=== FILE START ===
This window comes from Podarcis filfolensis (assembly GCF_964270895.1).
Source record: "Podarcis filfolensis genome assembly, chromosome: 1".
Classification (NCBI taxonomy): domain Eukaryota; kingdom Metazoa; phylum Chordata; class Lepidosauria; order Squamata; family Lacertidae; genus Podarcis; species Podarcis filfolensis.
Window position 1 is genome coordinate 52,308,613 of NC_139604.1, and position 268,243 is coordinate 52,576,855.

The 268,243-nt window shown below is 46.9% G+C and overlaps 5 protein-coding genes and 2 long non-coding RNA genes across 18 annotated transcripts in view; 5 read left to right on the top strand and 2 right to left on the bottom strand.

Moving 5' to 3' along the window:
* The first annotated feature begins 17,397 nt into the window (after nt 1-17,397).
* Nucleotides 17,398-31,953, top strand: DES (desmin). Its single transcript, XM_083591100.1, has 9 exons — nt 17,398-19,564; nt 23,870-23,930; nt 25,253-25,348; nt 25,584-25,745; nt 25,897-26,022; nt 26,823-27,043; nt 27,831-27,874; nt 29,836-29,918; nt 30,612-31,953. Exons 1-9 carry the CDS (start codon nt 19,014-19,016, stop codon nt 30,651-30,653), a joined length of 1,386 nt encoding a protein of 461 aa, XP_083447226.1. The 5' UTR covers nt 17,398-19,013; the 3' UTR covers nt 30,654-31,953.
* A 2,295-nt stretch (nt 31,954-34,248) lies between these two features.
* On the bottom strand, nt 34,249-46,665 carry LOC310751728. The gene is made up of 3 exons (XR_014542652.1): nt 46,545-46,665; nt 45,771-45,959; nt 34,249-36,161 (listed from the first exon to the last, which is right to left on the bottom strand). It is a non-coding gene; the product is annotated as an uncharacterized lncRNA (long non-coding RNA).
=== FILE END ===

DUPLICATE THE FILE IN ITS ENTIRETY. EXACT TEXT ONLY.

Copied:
This window comes from Podarcis filfolensis (assembly GCF_964270895.1).
Source record: "Podarcis filfolensis genome assembly, chromosome: 1".
Classification (NCBI taxonomy): domain Eukaryota; kingdom Metazoa; phylum Chordata; class Lepidosauria; order Squamata; family Lacertidae; genus Podarcis; species Podarcis filfolensis.
Window position 1 is genome coordinate 52,308,613 of NC_139604.1, and position 268,243 is coordinate 52,576,855.

The 268,243-nt window shown below is 46.9% G+C and overlaps 5 protein-coding genes and 2 long non-coding RNA genes across 18 annotated transcripts in view; 5 read left to right on the top strand and 2 right to left on the bottom strand.

Moving 5' to 3' along the window:
* The first annotated feature begins 17,397 nt into the window (after nt 1-17,397).
* Nucleotides 17,398-31,953, top strand: DES (desmin). Its single transcript, XM_083591100.1, has 9 exons — nt 17,398-19,564; nt 23,870-23,930; nt 25,253-25,348; nt 25,584-25,745; nt 25,897-26,022; nt 26,823-27,043; nt 27,831-27,874; nt 29,836-29,918; nt 30,612-31,953. Exons 1-9 carry the CDS (start codon nt 19,014-19,016, stop codon nt 30,651-30,653), a joined length of 1,386 nt encoding a protein of 461 aa, XP_083447226.1. The 5' UTR covers nt 17,398-19,013; the 3' UTR covers nt 30,654-31,953.
* A 2,295-nt stretch (nt 31,954-34,248) lies between these two features.
* On the bottom strand, nt 34,249-46,665 carry LOC310751728. The gene is made up of 3 exons (XR_014542652.1): nt 46,545-46,665; nt 45,771-45,959; nt 34,249-36,161 (listed from the first exon to the last, which is right to left on the bottom strand). It is a non-coding gene; the product is annotated as an uncharacterized lncRNA (long non-coding RNA).